Rockland Psychiatric Centre
Located in Orangeburg, New York, this huge psychiatric facility offers in-patient treatment for adults and children. It’s 600 acre grounds include a still active 400 bed facility (an approximate figure) along with a number of closed and now abandoned buildings in various stages of decay.
Originally established in 1927, Rockland State Hospital provided approximately 5760 beds, a figure which by 1959, had soared to 9000. However cost cuts, asbestos issues, a drop in patient numbers and movements from the old facility across to the more modern structures have resulted in the abandonement of a number of the facilities older buildings. Now crumbling and falling apart, the forgotten interiors of these structures provide a nightmarish visual which could easily be mistaken as a set for horror films such as Silent Hill or a Nightmare on Elm Street.
The children’s section of the hospital contains an abundance of various decayed playrooms. Colorful toys and furnishings are strewn across moldy floors and photographs of previous residents still remain on cracked and peeling walls. Creepy long passageways connect to different sections of the complex with original murals depicting scenes of American history adorning the walls.
Rockland hospital had an intention in the 40’s and 50’s to be a state of the art mental facility which focused on physical activity along with a number of patient program participation initiatives. Evidence of this can be found in one of the larger buildings where an old crumbling bowling alley can be found in a basement, crumbling away in the dark as the years pass by. Bowling shoes still sit on tiny shelves and bags of bowling balls sit on benches untouched and covered in dust.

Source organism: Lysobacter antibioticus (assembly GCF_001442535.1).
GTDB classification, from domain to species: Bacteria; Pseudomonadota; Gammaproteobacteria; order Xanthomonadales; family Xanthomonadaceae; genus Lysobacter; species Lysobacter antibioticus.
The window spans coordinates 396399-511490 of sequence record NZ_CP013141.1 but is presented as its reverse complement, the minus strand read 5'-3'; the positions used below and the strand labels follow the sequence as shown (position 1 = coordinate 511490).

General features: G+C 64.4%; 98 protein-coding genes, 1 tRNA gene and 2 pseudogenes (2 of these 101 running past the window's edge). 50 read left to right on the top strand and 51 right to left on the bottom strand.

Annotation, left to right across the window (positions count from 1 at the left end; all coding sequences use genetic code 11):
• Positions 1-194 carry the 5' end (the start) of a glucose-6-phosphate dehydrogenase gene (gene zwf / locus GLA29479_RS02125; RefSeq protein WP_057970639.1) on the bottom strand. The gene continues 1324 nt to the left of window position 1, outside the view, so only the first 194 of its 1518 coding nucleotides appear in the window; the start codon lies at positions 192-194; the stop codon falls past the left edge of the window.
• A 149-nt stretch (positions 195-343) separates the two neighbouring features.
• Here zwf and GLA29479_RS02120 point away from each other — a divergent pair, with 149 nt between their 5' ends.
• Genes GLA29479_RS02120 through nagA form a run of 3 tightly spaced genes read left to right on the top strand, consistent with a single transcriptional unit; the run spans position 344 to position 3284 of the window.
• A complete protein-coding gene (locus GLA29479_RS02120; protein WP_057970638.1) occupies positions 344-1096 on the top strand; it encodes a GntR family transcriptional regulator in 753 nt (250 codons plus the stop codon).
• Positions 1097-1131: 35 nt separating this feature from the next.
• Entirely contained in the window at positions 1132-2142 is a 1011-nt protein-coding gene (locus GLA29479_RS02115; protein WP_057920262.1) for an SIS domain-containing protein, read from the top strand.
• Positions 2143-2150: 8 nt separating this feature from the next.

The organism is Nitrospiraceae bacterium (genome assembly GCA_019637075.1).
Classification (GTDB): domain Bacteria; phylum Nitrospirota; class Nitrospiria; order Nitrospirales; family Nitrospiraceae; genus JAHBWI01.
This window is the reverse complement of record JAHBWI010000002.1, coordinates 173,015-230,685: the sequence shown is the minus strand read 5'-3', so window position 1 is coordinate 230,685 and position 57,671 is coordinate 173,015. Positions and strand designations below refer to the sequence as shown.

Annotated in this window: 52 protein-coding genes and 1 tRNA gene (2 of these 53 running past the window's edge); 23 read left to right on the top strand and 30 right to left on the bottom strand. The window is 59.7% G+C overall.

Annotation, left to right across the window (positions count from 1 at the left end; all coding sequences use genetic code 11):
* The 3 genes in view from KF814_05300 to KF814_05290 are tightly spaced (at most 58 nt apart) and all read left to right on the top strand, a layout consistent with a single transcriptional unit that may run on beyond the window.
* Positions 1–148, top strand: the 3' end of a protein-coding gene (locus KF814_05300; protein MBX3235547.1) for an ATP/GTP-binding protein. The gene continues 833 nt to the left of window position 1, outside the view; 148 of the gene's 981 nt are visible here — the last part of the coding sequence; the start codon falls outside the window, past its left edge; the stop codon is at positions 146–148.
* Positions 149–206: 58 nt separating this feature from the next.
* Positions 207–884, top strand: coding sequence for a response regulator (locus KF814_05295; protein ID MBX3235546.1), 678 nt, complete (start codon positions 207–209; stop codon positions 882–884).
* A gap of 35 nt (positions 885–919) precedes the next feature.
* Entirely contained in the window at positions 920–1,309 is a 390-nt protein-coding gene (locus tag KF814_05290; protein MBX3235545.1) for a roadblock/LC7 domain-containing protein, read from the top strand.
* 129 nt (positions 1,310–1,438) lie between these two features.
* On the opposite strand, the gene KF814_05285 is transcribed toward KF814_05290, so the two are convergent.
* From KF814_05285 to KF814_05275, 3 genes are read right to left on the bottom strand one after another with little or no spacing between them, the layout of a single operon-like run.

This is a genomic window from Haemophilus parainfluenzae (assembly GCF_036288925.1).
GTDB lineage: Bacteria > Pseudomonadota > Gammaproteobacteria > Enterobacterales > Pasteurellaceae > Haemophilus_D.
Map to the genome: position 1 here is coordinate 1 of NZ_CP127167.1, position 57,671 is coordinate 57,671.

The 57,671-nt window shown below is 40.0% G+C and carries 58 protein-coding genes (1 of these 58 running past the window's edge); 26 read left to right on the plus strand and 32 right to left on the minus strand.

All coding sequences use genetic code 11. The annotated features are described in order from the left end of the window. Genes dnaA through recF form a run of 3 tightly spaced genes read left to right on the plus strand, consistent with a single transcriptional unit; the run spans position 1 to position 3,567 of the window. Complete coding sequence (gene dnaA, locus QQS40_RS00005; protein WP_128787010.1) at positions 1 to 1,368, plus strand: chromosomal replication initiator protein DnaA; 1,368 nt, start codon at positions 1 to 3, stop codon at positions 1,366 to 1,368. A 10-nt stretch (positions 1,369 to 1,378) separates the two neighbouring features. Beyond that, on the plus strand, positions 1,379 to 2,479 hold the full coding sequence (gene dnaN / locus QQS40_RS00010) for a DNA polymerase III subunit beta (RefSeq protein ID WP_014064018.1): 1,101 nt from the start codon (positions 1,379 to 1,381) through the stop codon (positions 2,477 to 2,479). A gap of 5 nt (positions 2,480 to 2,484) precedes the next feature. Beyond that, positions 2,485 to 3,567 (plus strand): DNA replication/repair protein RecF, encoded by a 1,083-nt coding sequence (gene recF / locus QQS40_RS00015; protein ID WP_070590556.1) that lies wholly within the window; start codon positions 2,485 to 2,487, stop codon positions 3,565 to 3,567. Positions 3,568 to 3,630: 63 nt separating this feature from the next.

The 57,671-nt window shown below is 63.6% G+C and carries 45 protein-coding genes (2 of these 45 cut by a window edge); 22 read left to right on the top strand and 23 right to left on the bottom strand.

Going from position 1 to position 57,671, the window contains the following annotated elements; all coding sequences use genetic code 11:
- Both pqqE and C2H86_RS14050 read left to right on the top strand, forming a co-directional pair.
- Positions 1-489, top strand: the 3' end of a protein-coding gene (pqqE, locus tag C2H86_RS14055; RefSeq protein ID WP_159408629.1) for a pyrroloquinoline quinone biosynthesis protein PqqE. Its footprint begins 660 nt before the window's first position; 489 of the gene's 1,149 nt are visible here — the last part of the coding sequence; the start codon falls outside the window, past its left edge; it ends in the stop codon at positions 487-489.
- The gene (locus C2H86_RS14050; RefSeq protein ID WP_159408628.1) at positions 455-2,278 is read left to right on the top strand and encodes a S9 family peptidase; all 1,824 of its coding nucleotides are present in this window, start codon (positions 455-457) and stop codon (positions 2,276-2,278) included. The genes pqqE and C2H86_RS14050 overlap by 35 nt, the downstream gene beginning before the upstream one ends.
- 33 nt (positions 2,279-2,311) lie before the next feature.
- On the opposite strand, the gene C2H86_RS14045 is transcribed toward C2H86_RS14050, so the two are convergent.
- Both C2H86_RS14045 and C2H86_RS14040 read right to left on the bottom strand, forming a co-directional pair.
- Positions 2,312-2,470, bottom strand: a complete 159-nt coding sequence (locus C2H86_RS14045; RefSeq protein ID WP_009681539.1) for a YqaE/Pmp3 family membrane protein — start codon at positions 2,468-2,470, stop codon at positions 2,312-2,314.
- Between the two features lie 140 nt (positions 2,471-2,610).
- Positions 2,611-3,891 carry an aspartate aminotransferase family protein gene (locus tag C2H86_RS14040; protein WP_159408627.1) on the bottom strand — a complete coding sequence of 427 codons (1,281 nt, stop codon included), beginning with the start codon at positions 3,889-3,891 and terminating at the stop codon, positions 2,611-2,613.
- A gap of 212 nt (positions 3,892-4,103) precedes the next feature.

Above this bowling alley is a difficult to access gymnasium and hall. One floor up from this is an old projection room which still contains two original dust covered simplex projectors.
I am uncertain as to the fate of these buildings. Whether they will be saved under a heritage listing? or perhaps demolished due to their asbestos filled interiors? I am unsure. What I am sure of is that this place is perhaps one of the most unsettling places I have infiltrated. Filled with a creepiness that appeased my fascination with the macabre, along with a more responsible sense of sorrow for its past residents, I left this place with a feeling of unease. After my visit I spent some time reading the stories of experiences from the facilities past residents. Many stories of which can be found here via this link.